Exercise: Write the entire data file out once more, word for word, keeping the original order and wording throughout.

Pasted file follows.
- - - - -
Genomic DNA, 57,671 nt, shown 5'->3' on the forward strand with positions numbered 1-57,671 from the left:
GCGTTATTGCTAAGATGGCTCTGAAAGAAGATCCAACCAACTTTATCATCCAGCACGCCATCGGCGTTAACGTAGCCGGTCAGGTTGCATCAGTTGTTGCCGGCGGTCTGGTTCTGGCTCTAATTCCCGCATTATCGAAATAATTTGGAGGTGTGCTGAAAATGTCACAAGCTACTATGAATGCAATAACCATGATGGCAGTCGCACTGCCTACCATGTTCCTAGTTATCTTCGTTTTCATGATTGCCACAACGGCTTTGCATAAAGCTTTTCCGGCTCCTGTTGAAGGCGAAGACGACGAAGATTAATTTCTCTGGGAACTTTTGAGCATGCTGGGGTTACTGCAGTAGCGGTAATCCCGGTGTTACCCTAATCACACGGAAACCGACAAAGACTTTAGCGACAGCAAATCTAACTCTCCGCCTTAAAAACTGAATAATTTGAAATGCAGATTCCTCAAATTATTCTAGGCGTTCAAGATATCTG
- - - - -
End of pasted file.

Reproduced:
Genomic DNA, 57,671 nt, shown 5'->3' on the forward strand with positions numbered 1-57,671 from the left:
GCGTTATTGCTAAGATGGCTCTGAAAGAAGATCCAACCAACTTTATCATCCAGCACGCCATCGGCGTTAACGTAGCCGGTCAGGTTGCATCAGTTGTTGCCGGCGGTCTGGTTCTGGCTCTAATTCCCGCATTATCGAAATAATTTGGAGGTGTGCTGAAAATGTCACAAGCTACTATGAATGCAATAACCATGATGGCAGTCGCACTGCCTACCATGTTCCTAGTTATCTTCGTTTTCATGATTGCCACAACGGCTTTGCATAAAGCTTTTCCGGCTCCTGTTGAAGGCGAAGACGACGAAGATTAATTTCTCTGGGAACTTTTGAGCATGCTGGGGTTACTGCAGTAGCGGTAATCCCGGTGTTACCCTAATCACACGGAAACCGACAAAGACTTTAGCGACAGCAAATCTAACTCTCCGCCTTAAAAACTGAATAATTTGAAATGCAGATTCCTCAAATTATTCTAGGCGTTCAAGATATCTG